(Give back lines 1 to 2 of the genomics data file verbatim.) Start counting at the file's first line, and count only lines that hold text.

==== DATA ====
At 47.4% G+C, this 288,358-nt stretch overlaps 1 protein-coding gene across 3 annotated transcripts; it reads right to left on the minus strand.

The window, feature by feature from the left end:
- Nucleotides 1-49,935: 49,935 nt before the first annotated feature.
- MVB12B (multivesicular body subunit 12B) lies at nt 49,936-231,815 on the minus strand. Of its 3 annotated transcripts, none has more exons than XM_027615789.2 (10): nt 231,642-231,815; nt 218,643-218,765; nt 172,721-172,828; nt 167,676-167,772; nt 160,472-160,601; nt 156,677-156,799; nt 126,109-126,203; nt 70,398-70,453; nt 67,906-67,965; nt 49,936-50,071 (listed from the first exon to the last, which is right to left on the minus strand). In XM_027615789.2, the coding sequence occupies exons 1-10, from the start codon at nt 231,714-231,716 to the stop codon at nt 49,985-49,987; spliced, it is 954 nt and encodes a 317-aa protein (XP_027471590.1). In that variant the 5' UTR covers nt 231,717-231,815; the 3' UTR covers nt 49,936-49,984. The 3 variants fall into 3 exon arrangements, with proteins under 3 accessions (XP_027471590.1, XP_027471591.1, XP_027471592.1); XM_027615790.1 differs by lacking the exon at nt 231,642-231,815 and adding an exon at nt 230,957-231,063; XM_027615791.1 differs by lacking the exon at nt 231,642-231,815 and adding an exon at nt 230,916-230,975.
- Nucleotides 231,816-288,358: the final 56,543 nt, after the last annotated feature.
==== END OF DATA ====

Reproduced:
At 47.4% G+C, this 288,358-nt stretch overlaps 1 protein-coding gene across 3 annotated transcripts; it reads right to left on the minus strand.

The window, feature by feature from the left end: